We think it’s good to be “sincere”, “to speak our minds openly”. We strive to “speak honestly”. People think that honesty makes human relationships better. For example, if others openly tell us what they think about us, we can change ourselves and get along better with them. Unfortunately…
Generally, the more honest you are with each other, the more alienated you become from each other. Sales department employees of a company in California met for a weekend to discuss what they do well personally and professionally, and how they can improve themselves. This would speed up teamwork and explode sales.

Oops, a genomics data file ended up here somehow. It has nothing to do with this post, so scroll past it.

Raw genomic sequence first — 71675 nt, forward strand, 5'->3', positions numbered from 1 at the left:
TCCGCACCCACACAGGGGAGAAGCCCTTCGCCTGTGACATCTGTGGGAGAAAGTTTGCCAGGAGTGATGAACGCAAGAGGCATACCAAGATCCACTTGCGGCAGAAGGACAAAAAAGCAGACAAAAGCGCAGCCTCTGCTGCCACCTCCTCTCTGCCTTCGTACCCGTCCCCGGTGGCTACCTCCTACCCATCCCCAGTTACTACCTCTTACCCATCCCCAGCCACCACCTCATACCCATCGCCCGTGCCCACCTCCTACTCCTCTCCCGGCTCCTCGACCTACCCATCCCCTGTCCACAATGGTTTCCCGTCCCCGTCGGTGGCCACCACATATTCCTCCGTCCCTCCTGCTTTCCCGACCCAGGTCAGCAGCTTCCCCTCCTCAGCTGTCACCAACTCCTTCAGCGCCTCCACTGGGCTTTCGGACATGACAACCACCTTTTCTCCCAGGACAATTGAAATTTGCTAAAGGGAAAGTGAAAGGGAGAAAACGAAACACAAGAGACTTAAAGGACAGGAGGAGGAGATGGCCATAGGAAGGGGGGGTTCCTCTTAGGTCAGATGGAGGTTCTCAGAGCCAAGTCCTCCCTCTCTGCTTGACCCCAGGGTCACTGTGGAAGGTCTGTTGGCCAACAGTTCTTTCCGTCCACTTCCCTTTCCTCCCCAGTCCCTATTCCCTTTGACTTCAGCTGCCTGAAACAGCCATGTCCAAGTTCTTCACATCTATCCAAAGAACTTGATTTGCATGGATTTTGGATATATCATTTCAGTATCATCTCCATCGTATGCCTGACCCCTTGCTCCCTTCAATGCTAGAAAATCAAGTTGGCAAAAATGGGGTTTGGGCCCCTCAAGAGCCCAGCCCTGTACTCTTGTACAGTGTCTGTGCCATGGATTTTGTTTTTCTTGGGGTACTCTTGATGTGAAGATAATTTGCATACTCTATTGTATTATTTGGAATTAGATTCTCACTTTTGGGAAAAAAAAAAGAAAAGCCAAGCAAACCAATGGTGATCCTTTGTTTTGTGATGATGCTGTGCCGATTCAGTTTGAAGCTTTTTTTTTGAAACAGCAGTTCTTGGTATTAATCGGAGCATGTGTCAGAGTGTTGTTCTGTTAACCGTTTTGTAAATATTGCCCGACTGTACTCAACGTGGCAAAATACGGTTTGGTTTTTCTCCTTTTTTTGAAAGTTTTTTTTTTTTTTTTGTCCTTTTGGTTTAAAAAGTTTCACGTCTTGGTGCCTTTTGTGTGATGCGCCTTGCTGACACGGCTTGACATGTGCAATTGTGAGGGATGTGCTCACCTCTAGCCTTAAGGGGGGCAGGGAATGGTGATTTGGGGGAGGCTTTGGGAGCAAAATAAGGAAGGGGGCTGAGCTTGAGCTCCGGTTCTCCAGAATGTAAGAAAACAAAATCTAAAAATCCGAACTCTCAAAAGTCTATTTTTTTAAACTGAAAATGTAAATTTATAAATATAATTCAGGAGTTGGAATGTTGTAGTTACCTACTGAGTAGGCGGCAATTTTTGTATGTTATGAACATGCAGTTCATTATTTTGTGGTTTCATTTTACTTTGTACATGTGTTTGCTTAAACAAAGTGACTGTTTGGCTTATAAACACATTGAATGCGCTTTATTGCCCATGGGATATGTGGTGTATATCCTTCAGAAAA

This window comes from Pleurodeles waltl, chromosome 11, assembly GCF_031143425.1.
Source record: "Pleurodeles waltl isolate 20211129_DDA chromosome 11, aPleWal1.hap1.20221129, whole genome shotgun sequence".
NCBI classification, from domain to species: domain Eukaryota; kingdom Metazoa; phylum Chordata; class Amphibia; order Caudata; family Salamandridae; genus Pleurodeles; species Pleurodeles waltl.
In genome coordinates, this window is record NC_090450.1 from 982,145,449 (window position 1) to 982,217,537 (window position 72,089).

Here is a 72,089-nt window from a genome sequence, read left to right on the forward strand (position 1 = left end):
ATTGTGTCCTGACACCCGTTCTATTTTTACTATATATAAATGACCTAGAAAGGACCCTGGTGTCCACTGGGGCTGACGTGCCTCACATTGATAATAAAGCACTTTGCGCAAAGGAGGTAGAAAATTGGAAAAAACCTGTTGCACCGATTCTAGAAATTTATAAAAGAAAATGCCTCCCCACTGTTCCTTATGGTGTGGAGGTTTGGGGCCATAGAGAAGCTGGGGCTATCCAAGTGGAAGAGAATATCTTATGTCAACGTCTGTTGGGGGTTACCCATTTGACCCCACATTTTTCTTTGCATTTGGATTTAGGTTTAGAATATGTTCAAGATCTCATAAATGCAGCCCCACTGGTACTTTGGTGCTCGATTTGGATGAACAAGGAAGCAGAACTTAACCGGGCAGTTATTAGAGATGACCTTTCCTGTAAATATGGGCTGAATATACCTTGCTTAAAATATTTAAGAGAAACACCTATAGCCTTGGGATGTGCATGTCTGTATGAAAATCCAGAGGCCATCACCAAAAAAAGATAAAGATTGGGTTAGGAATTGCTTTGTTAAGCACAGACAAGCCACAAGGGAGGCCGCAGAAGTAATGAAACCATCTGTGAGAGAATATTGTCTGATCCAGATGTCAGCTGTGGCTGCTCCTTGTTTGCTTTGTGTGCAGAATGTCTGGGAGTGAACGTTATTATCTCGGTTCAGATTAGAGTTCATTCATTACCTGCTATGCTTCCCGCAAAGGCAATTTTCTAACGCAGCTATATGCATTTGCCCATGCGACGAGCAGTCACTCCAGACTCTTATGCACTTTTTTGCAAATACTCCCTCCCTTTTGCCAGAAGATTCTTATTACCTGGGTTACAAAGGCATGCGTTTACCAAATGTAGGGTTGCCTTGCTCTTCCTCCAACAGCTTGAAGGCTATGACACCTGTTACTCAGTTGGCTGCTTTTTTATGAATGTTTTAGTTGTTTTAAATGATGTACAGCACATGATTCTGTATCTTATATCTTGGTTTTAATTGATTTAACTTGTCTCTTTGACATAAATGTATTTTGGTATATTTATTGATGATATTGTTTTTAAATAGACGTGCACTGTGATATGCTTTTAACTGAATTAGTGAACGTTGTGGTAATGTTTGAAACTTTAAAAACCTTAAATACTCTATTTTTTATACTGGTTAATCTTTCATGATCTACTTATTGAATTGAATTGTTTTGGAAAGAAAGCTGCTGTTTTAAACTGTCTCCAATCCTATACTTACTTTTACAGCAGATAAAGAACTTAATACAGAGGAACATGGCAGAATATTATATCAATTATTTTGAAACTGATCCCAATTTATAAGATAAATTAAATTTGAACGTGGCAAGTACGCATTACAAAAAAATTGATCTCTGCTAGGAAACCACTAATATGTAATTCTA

The theory has grown.
I will quote a few comments made during the meeting:
“Even though you’ve gained a few pounds, you look really good! I am very serious! You look amazing!”
“You’re always talking about your emotional problems on the phone. Have you ever thought of going to a psychologist?”
“If you put on a little less makeup, maybe your skin problems will decrease!”
Do you think it’s possible that people sharing their opinions so candidly increased compliance and exploded sales?
You’re right, of course that theory fell through. After this weekend the salespeople spent together, sales dropped by twelve percent.
The point here was not that people could not understand each other well. Everyone communicated with each other quite openly. The point was that everyone understood each other very well.